Other inflationists realize very well that an increase in the quantity of money reduces the purchasing power of the monetary unit. But they endeavor to secure inflation nonetheless, because of its effect on the value of money; they want depreciation, because they want to favor debtors at the expense of creditors and because they want to encourage exportation and make importation difficult. Others, again, recommend depreciation for the sake of its supposed property of stimulating production and encouraging the spirit of enterprise.
Depreciation of money can benefit debtors only when it is unforeseen. If inflationary measures and a reduction of the value of money are expected, then those who lend money will demand higher interest in order to compensate their probable loss of capital, and those who seek loans will be prepared to pay the higher interest because they have a prospect of gaining on capital account. Since, as we have shown, it is never possible to foresee the extent of monetary depreciation, creditors in individual cases may suffer losses and debtors make profits, in spite of the higher interest exacted. Nevertheless, in general it will not be possible for any inflationary policy, unless it takes effect suddenly and unexpectedly, to alter the relations between creditor and debtor in favor of the latter by increasing the quantity of money.*107 Those who lend money will feel obliged, in order to avoid losses, either to make their loans in a currency that is more stable in value than the currency of their own country, or to include in the rate of interest they ask, over and above the compensation that they reckon for the probable depreciation of money and the loss to be expected on that account, an additional premium for the risk of a less probable further depreciation. And if those who were seeking credit were inclined to refuse to pay this additional compensation, the diminution of supply in the loan market would force them to it. During the inflation after the war it was seen how savings deposits decreased because savings banks were not inclined to adjust interest rates to the altered conditions of the variations in the purchasing power of money.
It has already been shown in the preceding chapter that it is a mistake to think that the depreciation of money stimulates production. If the particular conditions of a given case of depreciation are such that wealth is transferred to the rich from the poor, then admittedly saving (and consequently capital accumulation) will be encouraged, production will consequently be stimulated, and so the welfare of posterity increased. In earlier epochs of economic history a moderate inflation may sometimes have had this effect. But the more the development of capitalism has made money loans (bank and savings-bank deposits and bonds, especially bearer bonds and mortgage bonds) the most important instruments of saving, the more has depreciation necessarily imperiled the accumulation of capital, by decreasing the motive for saving. How the depreciation of money leads to capital consumption through falsification of economic calculation, and how the appearance of a boom that it creates is an illusion, and how the depreciation of the money really reacts on foreign trade have similarly been explained already in the preceding chapter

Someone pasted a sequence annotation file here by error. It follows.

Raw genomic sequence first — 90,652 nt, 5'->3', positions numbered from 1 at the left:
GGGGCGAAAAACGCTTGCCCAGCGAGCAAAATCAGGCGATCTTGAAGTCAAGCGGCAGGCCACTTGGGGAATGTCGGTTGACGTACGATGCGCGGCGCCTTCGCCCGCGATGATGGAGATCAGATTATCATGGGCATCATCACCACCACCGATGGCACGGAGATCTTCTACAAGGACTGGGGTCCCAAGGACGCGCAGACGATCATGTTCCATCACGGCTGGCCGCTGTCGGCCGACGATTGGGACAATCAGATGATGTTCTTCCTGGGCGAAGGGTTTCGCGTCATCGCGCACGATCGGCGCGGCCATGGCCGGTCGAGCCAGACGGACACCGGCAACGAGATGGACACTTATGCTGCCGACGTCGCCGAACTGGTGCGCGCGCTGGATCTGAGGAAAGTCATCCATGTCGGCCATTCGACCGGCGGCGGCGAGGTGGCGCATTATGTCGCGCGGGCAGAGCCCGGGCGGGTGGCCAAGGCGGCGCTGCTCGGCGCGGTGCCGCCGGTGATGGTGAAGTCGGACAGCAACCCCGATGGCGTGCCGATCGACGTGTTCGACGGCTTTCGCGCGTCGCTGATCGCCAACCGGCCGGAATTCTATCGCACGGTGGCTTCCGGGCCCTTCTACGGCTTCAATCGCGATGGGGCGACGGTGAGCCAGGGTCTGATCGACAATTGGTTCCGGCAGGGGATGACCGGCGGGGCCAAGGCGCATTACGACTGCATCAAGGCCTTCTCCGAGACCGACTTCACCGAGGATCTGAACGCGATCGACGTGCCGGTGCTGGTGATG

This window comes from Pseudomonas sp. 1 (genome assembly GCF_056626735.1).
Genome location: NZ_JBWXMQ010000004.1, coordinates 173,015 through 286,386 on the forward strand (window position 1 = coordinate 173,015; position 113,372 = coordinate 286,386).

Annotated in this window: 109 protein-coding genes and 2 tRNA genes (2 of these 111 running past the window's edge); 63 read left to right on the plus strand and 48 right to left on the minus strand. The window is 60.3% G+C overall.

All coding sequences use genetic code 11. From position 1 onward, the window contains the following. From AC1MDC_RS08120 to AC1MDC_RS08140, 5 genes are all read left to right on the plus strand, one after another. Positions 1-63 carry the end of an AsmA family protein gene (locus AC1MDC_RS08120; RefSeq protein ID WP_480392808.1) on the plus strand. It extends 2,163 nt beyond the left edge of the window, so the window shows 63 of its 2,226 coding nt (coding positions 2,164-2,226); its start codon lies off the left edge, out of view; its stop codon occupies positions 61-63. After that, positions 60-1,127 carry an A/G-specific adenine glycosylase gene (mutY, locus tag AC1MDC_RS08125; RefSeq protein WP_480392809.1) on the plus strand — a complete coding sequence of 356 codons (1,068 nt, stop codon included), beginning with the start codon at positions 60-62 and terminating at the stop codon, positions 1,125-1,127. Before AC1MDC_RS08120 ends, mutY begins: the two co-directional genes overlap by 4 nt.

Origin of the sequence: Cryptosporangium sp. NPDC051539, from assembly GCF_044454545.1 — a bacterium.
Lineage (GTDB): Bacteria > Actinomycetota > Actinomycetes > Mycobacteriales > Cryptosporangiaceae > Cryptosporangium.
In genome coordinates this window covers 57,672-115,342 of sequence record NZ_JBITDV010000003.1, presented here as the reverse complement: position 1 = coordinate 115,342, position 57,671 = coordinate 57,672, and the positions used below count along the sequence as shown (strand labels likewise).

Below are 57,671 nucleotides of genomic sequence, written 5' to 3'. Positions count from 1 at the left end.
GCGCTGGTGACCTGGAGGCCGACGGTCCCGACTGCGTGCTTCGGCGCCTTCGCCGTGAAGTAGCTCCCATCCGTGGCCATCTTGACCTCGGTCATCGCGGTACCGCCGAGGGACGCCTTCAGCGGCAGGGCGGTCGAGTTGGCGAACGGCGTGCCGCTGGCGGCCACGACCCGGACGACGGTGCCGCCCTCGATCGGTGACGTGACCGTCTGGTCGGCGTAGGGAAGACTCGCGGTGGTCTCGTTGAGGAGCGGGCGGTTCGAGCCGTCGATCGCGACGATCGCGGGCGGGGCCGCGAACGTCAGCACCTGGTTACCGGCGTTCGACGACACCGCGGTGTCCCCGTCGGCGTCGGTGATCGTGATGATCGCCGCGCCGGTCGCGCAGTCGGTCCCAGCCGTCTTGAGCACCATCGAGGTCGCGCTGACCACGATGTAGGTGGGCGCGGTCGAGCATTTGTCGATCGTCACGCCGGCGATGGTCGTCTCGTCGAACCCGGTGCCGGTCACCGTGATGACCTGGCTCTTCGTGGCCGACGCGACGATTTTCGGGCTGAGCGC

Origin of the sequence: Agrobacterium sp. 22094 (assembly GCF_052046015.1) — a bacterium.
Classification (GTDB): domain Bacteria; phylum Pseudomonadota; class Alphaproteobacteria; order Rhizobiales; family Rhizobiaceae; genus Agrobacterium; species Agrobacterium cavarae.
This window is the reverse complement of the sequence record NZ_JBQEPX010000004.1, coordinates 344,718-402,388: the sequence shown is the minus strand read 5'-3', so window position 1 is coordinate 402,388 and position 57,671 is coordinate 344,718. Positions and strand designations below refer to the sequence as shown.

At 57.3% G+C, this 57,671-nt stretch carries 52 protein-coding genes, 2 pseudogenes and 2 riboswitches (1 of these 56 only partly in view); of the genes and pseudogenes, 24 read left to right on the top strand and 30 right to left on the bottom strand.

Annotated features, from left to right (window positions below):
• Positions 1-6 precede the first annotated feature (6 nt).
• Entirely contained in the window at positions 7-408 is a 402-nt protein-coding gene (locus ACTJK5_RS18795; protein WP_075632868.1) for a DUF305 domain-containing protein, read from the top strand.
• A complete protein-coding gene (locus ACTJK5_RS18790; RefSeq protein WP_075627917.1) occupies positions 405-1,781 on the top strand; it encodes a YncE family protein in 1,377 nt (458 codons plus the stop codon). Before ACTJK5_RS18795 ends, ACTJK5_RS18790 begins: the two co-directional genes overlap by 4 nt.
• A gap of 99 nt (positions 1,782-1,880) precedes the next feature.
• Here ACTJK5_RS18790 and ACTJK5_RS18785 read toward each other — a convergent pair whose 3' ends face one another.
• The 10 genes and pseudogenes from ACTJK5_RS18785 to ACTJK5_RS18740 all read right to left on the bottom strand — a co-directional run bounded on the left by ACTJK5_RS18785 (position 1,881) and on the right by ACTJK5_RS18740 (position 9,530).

A third group of inflationists do not deny that inflation involves serious disadvantages. Nevertheless, they think that there are higher and more important aims of economic policy than a sound monetary system. They hold that although inflation may be a great evil, yet it is not the greatest evil, and that the state might under certain circumstances find itself in a position where it would do well to oppose greater evils with the lesser evil of inflation. When the defense of the fatherland against enemies, or the rescue of the hungry from starvation is at stake, then, it is said, let the currency go to ruin whatever the cost.
Sometimes this sort of conditional inflation is supported by the argument that inflation is a kind of taxation that is advisable in certain circumstances. Under some conditions, according to this argument, it is better to meet public expenditure by a fresh issue of notes than by increasing the burden of taxation or by borrowing. This was the argument put forward during the war when the expenditure on the army and navy had to be met; and this was the argument put forward in Germany and Austria after the war when a part of the population had to be provided with cheap food, the losses on the operation of the railways and other public undertakings met, and reparations payments made. The assistance of inflation is invoked whenever a government is unwilling to increase taxation or unable to raise a loan; that is the truth of the matter The next step is to inquire why the two usual methods of raising money for public purposes cannot or will not be employed.